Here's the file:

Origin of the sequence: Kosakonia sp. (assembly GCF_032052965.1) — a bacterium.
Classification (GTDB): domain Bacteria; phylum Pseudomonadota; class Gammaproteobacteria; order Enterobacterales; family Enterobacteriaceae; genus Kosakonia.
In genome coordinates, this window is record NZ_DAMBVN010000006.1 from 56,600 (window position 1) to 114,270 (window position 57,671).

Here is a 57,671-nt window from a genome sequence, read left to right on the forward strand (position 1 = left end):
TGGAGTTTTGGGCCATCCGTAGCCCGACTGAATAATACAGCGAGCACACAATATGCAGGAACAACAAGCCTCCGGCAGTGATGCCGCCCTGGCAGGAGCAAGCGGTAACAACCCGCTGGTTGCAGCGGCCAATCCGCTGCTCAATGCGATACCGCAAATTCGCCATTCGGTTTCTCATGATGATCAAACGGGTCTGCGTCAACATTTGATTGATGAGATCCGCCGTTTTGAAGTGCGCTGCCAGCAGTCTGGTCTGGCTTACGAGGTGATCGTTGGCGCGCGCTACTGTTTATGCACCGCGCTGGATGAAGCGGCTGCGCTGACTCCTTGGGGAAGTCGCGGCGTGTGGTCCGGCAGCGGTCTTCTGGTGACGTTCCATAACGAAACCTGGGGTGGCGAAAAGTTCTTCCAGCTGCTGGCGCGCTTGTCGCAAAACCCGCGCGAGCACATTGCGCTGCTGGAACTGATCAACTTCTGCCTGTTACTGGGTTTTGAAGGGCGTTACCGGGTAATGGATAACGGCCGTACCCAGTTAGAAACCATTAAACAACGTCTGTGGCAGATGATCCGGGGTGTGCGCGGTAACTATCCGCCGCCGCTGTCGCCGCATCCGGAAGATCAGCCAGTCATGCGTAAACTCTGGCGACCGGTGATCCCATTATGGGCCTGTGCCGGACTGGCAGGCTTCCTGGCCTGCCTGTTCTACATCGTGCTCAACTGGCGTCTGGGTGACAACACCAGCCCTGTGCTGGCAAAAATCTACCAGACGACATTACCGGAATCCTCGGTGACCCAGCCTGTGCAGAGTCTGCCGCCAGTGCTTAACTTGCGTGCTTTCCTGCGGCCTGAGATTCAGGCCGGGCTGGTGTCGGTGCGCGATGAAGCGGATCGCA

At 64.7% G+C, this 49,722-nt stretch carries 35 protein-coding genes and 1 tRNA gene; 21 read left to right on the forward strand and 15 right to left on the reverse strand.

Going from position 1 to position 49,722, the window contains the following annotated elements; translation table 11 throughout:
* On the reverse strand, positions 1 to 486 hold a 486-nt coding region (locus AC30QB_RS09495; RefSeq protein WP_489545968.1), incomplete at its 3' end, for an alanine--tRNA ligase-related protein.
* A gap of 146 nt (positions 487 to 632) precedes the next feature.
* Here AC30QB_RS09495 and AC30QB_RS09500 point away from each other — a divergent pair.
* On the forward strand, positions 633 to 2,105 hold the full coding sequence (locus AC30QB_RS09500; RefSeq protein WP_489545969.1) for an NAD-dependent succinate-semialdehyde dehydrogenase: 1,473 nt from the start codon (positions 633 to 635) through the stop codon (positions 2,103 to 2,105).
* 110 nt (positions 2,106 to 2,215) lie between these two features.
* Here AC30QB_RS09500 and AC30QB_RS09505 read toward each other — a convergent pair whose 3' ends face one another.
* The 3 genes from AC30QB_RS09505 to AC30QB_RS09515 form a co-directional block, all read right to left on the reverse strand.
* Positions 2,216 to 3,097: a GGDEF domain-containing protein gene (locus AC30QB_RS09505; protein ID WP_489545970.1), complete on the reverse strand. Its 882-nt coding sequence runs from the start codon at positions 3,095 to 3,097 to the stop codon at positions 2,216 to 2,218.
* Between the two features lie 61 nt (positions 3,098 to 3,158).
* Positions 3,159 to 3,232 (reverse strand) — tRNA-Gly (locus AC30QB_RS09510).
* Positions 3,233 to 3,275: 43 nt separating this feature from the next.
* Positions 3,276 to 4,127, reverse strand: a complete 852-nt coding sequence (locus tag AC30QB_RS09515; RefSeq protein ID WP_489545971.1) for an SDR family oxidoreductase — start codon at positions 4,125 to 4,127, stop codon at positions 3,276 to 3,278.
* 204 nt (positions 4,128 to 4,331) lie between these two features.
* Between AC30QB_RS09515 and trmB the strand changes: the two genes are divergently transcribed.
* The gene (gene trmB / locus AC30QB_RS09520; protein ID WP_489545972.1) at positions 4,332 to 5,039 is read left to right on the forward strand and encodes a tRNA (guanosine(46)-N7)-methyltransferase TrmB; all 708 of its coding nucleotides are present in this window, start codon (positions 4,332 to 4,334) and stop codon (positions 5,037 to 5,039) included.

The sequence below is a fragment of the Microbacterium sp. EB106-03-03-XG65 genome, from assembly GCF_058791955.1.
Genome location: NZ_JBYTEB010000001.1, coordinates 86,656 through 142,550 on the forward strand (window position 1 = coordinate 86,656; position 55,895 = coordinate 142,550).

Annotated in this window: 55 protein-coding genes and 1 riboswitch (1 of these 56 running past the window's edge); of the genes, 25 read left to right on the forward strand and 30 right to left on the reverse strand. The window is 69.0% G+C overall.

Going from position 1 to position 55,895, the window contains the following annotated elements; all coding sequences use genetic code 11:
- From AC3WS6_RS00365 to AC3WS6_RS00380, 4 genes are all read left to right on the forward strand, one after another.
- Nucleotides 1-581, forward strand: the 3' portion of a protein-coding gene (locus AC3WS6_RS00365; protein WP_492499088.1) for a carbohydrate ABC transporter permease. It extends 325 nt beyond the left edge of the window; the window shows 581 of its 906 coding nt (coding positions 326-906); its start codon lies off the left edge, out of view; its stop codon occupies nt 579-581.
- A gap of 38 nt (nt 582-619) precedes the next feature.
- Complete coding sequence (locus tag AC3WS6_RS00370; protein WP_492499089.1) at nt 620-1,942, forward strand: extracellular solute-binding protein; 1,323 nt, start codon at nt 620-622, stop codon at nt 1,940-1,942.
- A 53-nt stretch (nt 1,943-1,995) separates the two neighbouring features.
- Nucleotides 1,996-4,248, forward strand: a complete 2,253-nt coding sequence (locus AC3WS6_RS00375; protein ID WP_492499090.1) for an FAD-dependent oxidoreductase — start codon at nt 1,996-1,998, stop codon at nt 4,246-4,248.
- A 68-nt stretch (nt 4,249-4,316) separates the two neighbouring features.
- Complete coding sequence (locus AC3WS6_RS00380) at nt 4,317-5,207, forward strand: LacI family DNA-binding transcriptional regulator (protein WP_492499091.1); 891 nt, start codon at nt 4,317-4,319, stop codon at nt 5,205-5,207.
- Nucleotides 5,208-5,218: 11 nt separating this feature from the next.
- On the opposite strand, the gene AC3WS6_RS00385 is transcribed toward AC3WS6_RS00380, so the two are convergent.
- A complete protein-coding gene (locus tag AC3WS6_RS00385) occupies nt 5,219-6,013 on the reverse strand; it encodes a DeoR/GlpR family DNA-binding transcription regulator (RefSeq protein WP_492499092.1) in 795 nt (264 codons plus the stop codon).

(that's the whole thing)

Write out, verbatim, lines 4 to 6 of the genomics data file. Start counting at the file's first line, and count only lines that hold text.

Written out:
Here is a 57,671-nt window from a genome sequence, read left to right on the forward strand (position 1 = left end):
TGGAGTTTTGGGCCATCCGTAGCCCGACTGAATAATACAGCGAGCACACAATATGCAGGAACAACAAGCCTCCGGCAGTGATGCCGCCCTGGCAGGAGCAAGCGGTAACAACCCGCTGGTTGCAGCGGCCAATCCGCTGCTCAATGCGATACCGCAAATTCGCCATTCGGTTTCTCATGATGATCAAACGGGTCTGCGTCAACATTTGATTGATGAGATCCGCCGTTTTGAAGTGCGCTGCCAGCAGTCTGGTCTGGCTTACGAGGTGATCGTTGGCGCGCGCTACTGTTTATGCACCGCGCTGGATGAAGCGGCTGCGCTGACTCCTTGGGGAAGTCGCGGCGTGTGGTCCGGCAGCGGTCTTCTGGTGACGTTCCATAACGAAACCTGGGGTGGCGAAAAGTTCTTCCAGCTGCTGGCGCGCTTGTCGCAAAACCCGCGCGAGCACATTGCGCTGCTGGAACTGATCAACTTCTGCCTGTTACTGGGTTTTGAAGGGCGTTACCGGGTAATGGATAACGGCCGTACCCAGTTAGAAACCATTAAACAACGTCTGTGGCAGATGATCCGGGGTGTGCGCGGTAACTATCCGCCGCCGCTGTCGCCGCATCCGGAAGATCAGCCAGTCATGCGTAAACTCTGGCGACCGGTGATCCCATTATGGGCCTGTGCCGGACTGGCAGGCTTCCTGGCCTGCCTGTTCTACATCGTGCTCAACTGGCGTCTGGGTGACAACACCAGCCCTGTGCTGGCAAAAATCTACCAGACGACATTACCGGAATCCTCGGTGACCCAGCCTGTGCAGAGTCTGCCGCCAGTGCTTAACTTGCGTGCTTTCCTGCGGCCTGAGATTCAGGCCGGGCTGGTGTCGGTGCGCGATGAAGCGGATCGCA

At 64.7% G+C, this 49,722-nt stretch carries 35 protein-coding genes and 1 tRNA gene; 21 read left to right on the forward strand and 15 right to left on the reverse strand.